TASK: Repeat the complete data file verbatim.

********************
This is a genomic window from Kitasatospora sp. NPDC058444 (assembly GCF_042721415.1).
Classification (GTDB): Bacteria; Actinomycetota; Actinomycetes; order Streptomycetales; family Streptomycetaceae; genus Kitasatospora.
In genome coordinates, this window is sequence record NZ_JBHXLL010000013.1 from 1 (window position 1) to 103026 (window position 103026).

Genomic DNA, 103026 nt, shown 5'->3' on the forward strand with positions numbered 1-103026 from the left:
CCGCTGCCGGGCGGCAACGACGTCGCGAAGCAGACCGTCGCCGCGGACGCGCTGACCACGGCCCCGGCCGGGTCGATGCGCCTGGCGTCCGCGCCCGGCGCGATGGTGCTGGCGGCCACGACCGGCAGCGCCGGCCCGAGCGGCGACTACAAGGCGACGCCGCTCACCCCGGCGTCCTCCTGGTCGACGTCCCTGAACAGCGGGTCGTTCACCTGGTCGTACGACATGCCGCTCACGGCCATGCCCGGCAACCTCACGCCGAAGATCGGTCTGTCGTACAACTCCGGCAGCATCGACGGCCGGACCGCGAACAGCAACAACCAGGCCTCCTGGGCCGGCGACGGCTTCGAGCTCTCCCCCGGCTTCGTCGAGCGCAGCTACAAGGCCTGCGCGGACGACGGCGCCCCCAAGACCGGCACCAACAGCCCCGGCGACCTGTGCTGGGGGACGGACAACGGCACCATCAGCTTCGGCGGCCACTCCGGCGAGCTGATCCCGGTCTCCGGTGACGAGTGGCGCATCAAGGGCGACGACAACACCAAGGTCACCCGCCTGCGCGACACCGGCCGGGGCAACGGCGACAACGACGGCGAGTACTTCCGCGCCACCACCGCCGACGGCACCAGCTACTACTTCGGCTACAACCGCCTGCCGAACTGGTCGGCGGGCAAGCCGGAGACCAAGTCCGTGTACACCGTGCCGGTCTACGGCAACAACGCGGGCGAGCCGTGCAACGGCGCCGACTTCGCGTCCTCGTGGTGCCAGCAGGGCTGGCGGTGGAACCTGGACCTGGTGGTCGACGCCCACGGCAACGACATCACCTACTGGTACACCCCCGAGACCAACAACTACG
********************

This is a genomic window from Kitasatospora sp. NPDC058444 (assembly GCF_042721415.1).
Classification (GTDB): Bacteria; Actinomycetota; Actinomycetes; order Streptomycetales; family Streptomycetaceae; genus Kitasatospora.
In genome coordinates, this window is sequence record NZ_JBHXLL010000013.1 from 1 (window position 1) to 103026 (window position 103026).

Genomic DNA, 103026 nt, shown 5'->3' on the forward strand with positions numbered 1-103026 from the left:
CCGCTGCCGGGCGGCAACGACGTCGCGAAGCAGACCGTCGCCGCGGACGCGCTGACCACGGCCCCGGCCGGGTCGATGCGCCTGGCGTCCGCGCCCGGCGCGATGGTGCTGGCGGCCACGACCGGCAGCGCCGGCCCGAGCGGCGACTACAAGGCGACGCCGCTCACCCCGGCGTCCTCCTGGTCGACGTCCCTGAACAGCGGGTCGTTCACCTGGTCGTACGACATGCCGCTCACGGCCATGCCCGGCAACCTCACGCCGAAGATCGGTCTGTCGTACAACTCCGGCAGCATCGACGGCCGGACCGCGAACAGCAACAACCAGGCCTCCTGGGCCGGCGACGGCTTCGAGCTCTCCCCCGGCTTCGTCGAGCGCAGCTACAAGGCCTGCGCGGACGACGGCGCCCCCAAGACCGGCACCAACAGCCCCGGCGACCTGTGCTGGGGGACGGACAACGGCACCATCAGCTTCGGCGGCCACTCCGGCGAGCTGATCCCGGTCTCCGGTGACGAGTGGCGCATCAAGGGCGACGACAACACCAAGGTCACCCGCCTGCGCGACACCGGCCGGGGCAACGGCGACAACGACGGCGAGTACTTCCGCGCCACCACCGCCGACGGCACCAGCTACTACTTCGGCTACAACCGCCTGCCGAACTGGTCGGCGGGCAAGCCGGAGACCAAGTCCGTGTACACCGTGCCGGTCTACGGCAACAACGCGGGCGAGCCGTGCAACGGCGCCGACTTCGCGTCCTCGTGGTGCCAGCAGGGCTGGCGGTGGAACCTGGACCTGGTGGTCGACGCCCACGGCAACGACATCACCTACTGGTACACCCCCGAGACCAACAACTACG